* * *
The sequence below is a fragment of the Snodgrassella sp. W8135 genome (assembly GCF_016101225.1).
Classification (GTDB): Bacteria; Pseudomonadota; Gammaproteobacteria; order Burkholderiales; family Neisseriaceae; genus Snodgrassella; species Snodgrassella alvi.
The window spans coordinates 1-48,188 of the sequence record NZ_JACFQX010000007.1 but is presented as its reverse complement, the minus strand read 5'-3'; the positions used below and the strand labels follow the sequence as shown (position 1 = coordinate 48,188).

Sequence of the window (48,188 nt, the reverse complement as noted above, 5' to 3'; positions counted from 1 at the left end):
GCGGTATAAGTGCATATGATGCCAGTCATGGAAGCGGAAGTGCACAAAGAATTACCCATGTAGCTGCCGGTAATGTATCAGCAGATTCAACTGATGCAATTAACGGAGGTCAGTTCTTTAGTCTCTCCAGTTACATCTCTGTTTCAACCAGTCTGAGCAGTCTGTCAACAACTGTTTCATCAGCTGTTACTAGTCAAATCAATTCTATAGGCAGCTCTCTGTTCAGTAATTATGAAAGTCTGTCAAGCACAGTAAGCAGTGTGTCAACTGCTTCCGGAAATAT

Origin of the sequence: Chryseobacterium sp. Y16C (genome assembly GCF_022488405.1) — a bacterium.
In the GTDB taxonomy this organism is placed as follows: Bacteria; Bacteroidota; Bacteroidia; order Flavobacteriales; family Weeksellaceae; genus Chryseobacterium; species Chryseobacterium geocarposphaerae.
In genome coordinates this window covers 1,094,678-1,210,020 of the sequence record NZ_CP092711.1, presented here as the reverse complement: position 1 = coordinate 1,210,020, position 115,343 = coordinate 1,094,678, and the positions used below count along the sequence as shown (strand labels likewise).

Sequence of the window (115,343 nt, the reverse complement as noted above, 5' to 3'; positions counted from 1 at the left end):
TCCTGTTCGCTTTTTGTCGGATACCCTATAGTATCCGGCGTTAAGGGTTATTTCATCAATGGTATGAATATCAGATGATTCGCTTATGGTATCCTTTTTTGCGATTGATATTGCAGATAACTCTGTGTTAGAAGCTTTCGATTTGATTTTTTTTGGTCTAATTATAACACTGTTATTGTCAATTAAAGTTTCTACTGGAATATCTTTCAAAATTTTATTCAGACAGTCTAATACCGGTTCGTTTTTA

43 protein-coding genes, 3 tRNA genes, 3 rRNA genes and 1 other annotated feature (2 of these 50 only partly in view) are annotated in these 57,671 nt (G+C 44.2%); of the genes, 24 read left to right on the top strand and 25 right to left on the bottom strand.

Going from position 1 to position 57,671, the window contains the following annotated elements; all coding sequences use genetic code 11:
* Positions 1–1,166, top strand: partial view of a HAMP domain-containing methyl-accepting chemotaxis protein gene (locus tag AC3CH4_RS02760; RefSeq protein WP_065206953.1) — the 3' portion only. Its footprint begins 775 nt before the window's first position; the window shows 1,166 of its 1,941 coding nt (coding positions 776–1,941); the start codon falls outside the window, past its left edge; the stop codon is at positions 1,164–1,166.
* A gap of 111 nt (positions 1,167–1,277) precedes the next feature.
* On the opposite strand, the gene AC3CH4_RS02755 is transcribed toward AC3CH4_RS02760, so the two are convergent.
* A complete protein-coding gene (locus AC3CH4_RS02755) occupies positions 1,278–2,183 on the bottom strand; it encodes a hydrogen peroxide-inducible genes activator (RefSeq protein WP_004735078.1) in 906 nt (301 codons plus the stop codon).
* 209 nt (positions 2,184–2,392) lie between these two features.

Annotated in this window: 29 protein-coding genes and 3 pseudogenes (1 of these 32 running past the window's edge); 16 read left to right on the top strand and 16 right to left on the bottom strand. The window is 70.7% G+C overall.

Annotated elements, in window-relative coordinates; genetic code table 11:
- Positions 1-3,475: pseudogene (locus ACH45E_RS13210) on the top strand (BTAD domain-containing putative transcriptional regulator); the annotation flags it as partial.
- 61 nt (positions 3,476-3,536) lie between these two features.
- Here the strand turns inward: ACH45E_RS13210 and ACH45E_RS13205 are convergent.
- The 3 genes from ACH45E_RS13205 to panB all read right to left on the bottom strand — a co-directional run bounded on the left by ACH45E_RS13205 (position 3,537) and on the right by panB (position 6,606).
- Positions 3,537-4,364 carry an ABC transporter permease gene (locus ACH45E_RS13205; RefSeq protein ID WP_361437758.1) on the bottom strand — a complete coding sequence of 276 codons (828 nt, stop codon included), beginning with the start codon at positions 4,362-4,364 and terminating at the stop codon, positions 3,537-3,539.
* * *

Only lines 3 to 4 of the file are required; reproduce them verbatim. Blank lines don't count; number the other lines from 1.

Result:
The window spans coordinates 1-48,188 of the sequence record NZ_JACFQX010000007.1 but is presented as its reverse complement, the minus strand read 5'-3'; the positions used below and the strand labels follow the sequence as shown (position 1 = coordinate 48,188).

Sequence of the window (48,188 nt, the reverse complement as noted above, 5' to 3'; positions counted from 1 at the left end):